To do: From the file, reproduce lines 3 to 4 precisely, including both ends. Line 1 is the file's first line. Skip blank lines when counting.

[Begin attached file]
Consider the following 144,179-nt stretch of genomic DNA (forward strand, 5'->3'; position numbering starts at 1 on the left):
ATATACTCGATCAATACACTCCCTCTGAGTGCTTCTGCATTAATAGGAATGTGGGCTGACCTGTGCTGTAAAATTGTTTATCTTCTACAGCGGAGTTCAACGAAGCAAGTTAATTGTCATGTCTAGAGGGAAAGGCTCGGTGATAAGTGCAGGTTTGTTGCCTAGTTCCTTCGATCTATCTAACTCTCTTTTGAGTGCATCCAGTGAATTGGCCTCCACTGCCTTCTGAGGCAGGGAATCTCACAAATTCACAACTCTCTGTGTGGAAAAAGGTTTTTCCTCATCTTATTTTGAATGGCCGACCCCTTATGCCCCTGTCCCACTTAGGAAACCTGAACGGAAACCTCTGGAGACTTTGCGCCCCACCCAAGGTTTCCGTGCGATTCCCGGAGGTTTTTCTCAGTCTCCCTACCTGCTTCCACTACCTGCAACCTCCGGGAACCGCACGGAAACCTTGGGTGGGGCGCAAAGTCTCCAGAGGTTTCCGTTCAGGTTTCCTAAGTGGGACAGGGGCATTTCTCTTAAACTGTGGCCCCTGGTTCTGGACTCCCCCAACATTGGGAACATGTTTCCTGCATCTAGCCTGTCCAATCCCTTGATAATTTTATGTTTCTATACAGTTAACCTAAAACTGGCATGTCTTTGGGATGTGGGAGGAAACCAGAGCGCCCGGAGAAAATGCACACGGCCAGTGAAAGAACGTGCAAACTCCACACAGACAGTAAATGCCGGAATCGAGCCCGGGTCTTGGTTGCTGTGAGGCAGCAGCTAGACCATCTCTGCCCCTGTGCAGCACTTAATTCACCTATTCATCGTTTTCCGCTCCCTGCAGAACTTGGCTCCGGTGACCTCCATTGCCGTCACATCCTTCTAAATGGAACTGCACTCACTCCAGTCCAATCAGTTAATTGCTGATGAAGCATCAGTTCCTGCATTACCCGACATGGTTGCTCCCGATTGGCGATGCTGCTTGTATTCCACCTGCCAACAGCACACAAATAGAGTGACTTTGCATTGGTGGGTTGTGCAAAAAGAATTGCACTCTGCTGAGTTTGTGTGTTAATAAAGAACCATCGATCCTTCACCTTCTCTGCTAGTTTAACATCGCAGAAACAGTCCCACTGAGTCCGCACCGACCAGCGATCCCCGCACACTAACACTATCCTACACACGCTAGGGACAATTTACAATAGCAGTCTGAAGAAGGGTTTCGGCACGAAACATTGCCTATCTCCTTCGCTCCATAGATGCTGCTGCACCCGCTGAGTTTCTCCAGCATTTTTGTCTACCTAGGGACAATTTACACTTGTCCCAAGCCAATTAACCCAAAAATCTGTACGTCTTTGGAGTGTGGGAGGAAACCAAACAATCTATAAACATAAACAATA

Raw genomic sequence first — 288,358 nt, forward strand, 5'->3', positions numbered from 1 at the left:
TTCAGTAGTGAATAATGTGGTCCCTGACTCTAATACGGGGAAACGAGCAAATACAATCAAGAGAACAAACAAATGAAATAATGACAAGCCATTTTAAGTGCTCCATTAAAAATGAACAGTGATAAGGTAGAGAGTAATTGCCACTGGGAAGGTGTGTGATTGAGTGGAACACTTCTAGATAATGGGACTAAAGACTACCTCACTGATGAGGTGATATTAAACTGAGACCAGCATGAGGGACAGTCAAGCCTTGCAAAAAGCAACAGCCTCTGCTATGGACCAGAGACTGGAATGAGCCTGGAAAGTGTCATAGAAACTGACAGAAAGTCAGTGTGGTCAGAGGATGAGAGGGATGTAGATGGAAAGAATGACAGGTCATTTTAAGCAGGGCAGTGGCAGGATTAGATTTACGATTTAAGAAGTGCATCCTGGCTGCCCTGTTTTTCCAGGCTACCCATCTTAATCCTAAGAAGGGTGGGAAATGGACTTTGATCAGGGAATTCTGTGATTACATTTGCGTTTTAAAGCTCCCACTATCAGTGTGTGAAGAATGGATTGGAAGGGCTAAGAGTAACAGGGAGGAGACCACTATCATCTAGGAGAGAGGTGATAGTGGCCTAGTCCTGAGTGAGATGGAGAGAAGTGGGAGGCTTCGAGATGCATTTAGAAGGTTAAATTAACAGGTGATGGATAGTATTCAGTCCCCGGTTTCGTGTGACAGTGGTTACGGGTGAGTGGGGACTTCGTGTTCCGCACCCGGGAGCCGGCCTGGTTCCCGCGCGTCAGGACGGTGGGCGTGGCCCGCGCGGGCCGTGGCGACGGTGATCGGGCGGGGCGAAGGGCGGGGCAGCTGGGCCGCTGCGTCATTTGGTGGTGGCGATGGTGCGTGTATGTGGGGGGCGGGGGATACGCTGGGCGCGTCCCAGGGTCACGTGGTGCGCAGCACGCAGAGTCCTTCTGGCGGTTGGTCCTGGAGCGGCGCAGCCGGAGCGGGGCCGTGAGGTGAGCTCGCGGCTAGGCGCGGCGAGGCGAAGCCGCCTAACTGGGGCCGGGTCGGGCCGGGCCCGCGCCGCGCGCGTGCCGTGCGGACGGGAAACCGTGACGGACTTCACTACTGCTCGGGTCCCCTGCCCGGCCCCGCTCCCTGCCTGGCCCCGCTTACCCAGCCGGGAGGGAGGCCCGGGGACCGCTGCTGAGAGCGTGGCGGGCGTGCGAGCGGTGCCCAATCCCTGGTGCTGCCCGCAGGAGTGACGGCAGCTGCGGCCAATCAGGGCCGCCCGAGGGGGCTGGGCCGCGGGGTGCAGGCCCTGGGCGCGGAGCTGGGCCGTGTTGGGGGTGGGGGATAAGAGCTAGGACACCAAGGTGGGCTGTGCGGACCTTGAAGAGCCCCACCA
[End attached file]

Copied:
Raw genomic sequence first — 288,358 nt, forward strand, 5'->3', positions numbered from 1 at the left:
TTCAGTAGTGAATAATGTGGTCCCTGACTCTAATACGGGGAAACGAGCAAATACAATCAAGAGAACAAACAAATGAAATAATGACAAGCCATTTTAAGTGCTCCATTAAAAATGAACAGTGATAAGGTAGAGAGTAATTGCCACTGGGAAGGTGTGTGATTGAGTGGAACACTTCTAGATAATGGGACTAAAGACTACCTCACTGATGAGGTGATATTAAACTGAGACCAGCATGAGGGACAGTCAAGCCTTGCAAAAAGCAACAGCCTCTGCTATGGACCAGAGACTGGAATGAGCCTGGAAAGTGTCATAGAAACTGACAGAAAGTCAGTGTGGTCAGAGGATGAGAGGGATGTAGATGGAAAGAATGACAGGTCATTTTAAGCAGGGCAGTGGCAGGATTAGATTTACGATTTAAGAAGTGCATCCTGGCTGCCCTGTTTTTCCAGGCTACCCATCTTAATCCTAAGAAGGGTGGGAAATGGACTTTGATCAGGGAATTCTGTGATTACATTTGCGTTTTAAAGCTCCCACTATCAGTGTGTGAAGAATGGATTGGAAGGGCTAAGAGTAACAGGGAGGAGACCACTATCATCTAGGAGAGAGGTGATAGTGGCCTAGTCCTGAGTGAGATGGAGAGAAGTGGGAGGCTTCGAGATGCATTTAGAAGGTTAAATTAACAGGTGATGGATAGTATTCAGTCCCCGGTTTCGTGTGACAGTGGTTACGGGTGAGTGGGGACTTCGTGTTCCGCACCCGGGAGCCGGCCTGGTTCCCGCGCGTCAGGACGGTGGGCGTGGCCCGCGCGGGCCGTGGCGACGGTGATCGGGCGGGGCGAAGGGCGGGGCAGCTGGGCCGCTGCGTCATTTGGTGGTGGCGATGGTGCGTGTATGTGGGGGGCGGGGGATACGCTGGGCGCGTCCCAGGGTCACGTGGTGCGCAGCACGCAGAGTCCTTCTGGCGGTTGGTCCTGGAGCGGCGCAGCCGGAGCGGGGCCGTGAGGTGAGCTCGCGGCTAGGCGCGGCGAGGCGAAGCCGCCTAACTGGGGCCGGGTCGGGCCGGGCCCGCGCCGCGCGCGTGCCGTGCGGACGGGAAACCGTGACGGACTTCACTACTGCTCGGGTCCCCTGCCCGGCCCCGCTCCCTGCCTGGCCCCGCTTACCCAGCCGGGAGGGAGGCCCGGGGACCGCTGCTGAGAGCGTGGCGGGCGTGCGAGCGGTGCCCAATCCCTGGTGCTGCCCGCAGGAGTGACGGCAGCTGCGGCCAATCAGGGCCGCCCGAGGGGGCTGGGCCGCGGGGTGCAGGCCCTGGGCGCGGAGCTGGGCCGTGTTGGGGGTGGGGGATAAGAGCTAGGACACCAAGGTGGGCTGTGCGGACCTTGAAGAGCCCCACCA